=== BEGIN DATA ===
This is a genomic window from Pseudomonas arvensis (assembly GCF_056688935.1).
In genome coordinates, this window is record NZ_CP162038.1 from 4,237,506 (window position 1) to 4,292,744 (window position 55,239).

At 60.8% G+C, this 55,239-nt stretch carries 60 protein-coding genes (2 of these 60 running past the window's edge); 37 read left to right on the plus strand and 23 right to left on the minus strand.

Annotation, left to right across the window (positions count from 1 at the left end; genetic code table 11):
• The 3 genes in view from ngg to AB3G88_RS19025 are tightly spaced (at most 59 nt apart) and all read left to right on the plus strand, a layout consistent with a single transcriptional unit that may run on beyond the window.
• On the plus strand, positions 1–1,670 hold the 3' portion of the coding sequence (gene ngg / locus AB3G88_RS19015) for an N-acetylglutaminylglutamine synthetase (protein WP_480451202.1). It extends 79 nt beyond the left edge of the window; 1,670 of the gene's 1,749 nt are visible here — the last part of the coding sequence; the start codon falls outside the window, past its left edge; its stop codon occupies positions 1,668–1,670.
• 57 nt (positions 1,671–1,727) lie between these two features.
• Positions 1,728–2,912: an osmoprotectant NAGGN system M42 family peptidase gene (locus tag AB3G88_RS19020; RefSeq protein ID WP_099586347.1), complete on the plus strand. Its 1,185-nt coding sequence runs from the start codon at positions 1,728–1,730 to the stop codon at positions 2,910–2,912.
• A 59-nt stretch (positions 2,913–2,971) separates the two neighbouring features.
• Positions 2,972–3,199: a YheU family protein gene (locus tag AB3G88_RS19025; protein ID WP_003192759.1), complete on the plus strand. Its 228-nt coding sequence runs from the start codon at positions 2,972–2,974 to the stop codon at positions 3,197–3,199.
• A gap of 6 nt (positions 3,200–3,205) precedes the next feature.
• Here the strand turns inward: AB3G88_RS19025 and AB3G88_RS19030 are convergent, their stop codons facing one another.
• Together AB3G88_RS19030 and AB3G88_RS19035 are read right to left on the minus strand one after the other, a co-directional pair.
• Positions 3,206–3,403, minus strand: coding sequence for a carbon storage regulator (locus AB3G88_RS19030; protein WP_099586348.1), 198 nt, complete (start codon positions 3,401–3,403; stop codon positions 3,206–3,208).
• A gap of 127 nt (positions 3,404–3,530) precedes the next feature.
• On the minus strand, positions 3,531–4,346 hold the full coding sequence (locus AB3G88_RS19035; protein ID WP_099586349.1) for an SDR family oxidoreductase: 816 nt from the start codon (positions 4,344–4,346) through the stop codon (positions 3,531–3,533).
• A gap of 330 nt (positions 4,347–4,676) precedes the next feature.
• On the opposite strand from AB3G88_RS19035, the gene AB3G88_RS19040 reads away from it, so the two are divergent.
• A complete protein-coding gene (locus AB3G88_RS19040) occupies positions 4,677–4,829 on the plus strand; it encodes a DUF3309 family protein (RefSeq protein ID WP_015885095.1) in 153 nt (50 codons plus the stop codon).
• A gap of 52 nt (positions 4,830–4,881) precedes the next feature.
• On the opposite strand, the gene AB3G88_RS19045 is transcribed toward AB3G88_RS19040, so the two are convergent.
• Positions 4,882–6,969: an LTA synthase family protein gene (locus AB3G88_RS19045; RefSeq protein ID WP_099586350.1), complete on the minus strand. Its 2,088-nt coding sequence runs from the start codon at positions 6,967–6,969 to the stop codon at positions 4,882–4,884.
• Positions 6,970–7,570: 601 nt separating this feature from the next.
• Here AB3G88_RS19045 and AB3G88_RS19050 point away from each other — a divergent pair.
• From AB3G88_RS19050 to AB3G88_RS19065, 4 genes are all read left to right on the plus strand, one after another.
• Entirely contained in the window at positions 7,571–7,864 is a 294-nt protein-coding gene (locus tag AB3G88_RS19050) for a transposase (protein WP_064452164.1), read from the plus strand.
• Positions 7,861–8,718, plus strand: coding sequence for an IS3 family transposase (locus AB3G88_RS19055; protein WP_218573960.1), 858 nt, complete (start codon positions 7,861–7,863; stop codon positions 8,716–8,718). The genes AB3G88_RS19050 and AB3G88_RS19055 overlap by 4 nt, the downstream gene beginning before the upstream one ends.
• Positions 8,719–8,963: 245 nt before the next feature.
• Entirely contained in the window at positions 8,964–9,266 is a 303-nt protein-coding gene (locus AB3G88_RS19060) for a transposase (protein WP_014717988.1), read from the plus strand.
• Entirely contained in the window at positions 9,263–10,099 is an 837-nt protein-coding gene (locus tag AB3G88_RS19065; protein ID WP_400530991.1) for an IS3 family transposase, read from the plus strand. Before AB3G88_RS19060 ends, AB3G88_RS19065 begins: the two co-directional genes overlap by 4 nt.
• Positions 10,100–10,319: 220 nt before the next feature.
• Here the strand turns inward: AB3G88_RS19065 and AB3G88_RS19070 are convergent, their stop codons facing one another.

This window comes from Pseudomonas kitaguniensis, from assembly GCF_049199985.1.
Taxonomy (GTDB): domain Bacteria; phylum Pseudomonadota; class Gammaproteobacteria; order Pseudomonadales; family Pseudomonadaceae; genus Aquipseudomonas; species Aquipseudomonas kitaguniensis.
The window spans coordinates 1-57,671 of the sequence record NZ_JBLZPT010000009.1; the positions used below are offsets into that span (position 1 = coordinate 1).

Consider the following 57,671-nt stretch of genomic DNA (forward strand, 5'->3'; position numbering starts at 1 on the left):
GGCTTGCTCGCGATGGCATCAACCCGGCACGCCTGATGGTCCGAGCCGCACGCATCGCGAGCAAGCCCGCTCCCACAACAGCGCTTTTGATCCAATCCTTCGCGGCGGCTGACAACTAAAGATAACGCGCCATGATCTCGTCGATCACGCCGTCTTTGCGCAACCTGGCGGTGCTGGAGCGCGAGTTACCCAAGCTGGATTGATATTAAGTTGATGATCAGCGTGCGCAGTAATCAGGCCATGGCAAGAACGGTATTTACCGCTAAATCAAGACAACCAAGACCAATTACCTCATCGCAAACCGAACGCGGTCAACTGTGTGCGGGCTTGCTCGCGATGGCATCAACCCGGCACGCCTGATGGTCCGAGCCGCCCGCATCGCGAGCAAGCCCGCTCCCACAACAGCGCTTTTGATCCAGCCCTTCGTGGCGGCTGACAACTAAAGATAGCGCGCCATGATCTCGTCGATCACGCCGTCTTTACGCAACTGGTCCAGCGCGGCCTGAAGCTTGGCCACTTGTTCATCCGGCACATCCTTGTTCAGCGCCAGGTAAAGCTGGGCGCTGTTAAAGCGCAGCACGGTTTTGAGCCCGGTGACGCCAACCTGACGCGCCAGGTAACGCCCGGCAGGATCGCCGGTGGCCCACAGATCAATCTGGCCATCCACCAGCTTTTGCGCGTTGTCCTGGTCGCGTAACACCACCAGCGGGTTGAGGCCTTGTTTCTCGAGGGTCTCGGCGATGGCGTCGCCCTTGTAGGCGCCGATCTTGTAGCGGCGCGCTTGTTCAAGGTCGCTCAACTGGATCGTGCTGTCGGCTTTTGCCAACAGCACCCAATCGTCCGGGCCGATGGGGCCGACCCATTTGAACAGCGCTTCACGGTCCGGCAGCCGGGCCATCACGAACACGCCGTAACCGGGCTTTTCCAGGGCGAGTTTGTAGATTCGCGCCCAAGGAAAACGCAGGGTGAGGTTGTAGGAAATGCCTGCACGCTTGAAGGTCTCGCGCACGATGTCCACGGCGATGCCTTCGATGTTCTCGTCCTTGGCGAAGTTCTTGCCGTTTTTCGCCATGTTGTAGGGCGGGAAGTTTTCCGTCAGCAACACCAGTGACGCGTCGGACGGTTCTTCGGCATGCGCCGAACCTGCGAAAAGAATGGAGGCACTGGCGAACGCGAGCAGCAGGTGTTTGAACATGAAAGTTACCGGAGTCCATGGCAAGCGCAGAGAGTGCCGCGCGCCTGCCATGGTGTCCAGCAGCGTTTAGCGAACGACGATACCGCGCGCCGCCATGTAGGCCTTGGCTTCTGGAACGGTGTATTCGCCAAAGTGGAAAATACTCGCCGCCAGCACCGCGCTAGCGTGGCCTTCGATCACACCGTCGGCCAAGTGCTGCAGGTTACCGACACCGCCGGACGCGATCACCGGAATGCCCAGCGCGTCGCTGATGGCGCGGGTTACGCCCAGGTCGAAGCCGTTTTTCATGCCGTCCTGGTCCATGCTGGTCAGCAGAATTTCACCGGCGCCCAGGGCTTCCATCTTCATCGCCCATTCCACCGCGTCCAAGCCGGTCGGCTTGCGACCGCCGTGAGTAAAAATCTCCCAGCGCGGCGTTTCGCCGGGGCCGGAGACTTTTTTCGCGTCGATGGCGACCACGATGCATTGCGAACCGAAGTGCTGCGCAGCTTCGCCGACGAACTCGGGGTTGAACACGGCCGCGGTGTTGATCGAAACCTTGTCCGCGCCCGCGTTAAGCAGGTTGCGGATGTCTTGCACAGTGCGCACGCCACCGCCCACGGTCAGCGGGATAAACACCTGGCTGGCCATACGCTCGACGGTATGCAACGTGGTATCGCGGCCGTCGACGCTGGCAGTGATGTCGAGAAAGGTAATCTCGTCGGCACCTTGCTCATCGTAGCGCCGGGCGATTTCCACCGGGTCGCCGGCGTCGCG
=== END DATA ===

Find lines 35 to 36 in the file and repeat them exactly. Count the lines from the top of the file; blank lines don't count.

The window spans coordinates 1-57,671 of the sequence record NZ_JBLZPT010000009.1; the positions used below are offsets into that span (position 1 = coordinate 1).

Consider the following 57,671-nt stretch of genomic DNA (forward strand, 5'->3'; position numbering starts at 1 on the left):